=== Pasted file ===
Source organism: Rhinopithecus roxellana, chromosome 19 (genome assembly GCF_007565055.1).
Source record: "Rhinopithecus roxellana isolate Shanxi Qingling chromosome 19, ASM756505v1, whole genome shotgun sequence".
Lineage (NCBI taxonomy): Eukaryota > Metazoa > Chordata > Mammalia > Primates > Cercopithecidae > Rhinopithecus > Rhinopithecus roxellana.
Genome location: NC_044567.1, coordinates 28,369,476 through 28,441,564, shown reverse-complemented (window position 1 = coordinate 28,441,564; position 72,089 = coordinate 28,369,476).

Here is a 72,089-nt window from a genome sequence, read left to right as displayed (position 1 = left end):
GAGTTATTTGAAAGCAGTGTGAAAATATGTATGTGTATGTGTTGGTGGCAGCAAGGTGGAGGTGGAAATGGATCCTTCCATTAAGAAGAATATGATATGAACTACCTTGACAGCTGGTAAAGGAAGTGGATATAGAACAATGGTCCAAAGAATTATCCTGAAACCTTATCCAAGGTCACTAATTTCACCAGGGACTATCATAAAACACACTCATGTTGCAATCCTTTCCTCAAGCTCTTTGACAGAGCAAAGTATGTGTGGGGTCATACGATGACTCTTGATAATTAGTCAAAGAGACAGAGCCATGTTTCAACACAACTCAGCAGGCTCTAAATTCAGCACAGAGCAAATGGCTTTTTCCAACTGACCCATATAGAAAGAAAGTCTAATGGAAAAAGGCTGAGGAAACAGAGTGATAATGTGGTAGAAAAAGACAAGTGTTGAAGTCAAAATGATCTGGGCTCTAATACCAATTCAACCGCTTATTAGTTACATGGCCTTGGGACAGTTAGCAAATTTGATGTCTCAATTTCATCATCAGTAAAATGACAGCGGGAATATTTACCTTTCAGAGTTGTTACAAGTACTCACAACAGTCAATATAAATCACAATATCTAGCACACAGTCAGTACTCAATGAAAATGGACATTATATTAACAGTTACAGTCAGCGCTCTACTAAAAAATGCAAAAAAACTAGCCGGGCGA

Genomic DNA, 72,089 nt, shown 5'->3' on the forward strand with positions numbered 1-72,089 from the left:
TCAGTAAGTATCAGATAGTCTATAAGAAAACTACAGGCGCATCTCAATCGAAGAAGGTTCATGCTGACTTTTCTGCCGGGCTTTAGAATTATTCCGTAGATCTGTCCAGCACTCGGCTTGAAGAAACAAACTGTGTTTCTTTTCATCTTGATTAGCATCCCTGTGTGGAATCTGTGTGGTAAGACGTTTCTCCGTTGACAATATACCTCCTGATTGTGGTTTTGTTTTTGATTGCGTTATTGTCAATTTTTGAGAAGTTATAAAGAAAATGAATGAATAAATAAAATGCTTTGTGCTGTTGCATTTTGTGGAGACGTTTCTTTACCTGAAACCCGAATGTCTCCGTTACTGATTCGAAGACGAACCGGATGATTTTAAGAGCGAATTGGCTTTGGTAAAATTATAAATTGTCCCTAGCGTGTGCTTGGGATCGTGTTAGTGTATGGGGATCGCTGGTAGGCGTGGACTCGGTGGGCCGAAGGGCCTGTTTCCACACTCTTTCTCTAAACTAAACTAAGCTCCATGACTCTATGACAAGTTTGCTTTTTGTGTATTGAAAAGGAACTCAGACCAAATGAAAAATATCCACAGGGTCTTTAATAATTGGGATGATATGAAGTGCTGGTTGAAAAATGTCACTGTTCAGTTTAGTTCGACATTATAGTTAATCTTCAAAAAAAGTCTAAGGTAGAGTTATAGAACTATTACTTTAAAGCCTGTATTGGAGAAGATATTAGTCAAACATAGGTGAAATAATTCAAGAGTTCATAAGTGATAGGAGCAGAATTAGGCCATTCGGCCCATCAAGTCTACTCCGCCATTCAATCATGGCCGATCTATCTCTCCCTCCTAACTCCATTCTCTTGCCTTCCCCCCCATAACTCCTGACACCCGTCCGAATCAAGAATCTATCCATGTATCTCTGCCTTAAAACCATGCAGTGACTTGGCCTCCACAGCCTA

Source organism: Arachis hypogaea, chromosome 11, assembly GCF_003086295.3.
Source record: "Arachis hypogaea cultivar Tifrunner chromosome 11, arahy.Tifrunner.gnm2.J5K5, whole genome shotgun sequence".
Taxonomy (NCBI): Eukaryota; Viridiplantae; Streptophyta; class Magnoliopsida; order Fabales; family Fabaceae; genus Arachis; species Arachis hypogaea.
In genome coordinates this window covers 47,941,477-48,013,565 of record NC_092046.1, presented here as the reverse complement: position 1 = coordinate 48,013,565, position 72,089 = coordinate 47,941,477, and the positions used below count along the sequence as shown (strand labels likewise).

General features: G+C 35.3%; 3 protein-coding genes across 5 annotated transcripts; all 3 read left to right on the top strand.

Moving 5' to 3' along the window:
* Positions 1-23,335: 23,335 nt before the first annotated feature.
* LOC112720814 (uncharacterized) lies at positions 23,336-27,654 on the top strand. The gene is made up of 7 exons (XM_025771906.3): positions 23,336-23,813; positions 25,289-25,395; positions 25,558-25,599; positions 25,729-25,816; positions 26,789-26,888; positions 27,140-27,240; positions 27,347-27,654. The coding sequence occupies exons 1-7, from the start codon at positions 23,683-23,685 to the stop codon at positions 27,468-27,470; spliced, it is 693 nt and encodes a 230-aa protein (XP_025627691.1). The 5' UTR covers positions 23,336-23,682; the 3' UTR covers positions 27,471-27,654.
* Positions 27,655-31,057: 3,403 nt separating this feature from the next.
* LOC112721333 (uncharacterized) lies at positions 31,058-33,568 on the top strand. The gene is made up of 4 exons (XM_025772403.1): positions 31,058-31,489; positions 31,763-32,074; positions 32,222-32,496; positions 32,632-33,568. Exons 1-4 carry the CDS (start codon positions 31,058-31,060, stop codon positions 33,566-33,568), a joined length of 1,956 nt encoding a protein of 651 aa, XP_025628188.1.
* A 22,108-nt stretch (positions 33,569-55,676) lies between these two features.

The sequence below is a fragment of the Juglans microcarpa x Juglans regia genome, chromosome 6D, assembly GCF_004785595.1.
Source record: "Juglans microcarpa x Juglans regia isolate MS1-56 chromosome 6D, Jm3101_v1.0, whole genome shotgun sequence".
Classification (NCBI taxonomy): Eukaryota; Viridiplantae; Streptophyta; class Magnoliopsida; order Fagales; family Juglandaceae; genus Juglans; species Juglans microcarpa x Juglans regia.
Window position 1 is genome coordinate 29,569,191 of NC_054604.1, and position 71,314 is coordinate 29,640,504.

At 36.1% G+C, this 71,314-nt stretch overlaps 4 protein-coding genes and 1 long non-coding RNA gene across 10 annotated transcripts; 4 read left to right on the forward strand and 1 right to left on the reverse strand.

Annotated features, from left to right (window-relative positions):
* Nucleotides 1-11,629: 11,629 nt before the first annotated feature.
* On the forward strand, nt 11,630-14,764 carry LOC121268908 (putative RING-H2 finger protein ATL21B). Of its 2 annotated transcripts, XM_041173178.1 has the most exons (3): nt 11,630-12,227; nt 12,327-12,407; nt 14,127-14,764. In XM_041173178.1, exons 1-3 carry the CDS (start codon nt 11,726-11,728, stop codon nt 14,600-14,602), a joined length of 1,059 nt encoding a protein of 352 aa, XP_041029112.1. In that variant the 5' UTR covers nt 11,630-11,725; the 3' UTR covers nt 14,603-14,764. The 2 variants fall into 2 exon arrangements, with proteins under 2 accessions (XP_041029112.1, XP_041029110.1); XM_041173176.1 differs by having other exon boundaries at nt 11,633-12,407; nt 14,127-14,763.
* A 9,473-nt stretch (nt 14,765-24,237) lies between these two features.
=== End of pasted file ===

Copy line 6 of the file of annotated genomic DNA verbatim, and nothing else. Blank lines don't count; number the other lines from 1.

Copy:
GAGTTATTTGAAAGCAGTGTGAAAATATGTATGTGTATGTGTTGGTGGCAGCAAGGTGGAGGTGGAAATGGATCCTTCCATTAAGAAGAATATGATATGAACTACCTTGACAGCTGGTAAAGGAAGTGGATATAGAACAATGGTCCAAAGAATTATCCTGAAACCTTATCCAAGGTCACTAATTTCACCAGGGACTATCATAAAACACACTCATGTTGCAATCCTTTCCTCAAGCTCTTTGACAGAGCAAAGTATGTGTGGGGTCATACGATGACTCTTGATAATTAGTCAAAGAGACAGAGCCATGTTTCAACACAACTCAGCAGGCTCTAAATTCAGCACAGAGCAAATGGCTTTTTCCAACTGACCCATATAGAAAGAAAGTCTAATGGAAAAAGGCTGAGGAAACAGAGTGATAATGTGGTAGAAAAAGACAAGTGTTGAAGTCAAAATGATCTGGGCTCTAATACCAATTCAACCGCTTATTAGTTACATGGCCTTGGGACAGTTAGCAAATTTGATGTCTCAATTTCATCATCAGTAAAATGACAGCGGGAATATTTACCTTTCAGAGTTGTTACAAGTACTCACAACAGTCAATATAAATCACAATATCTAGCACACAGTCAGTACTCAATGAAAATGGACATTATATTAACAGTTACAGTCAGCGCTCTACTAAAAAATGCAAAAAAACTAGCCGGGCGA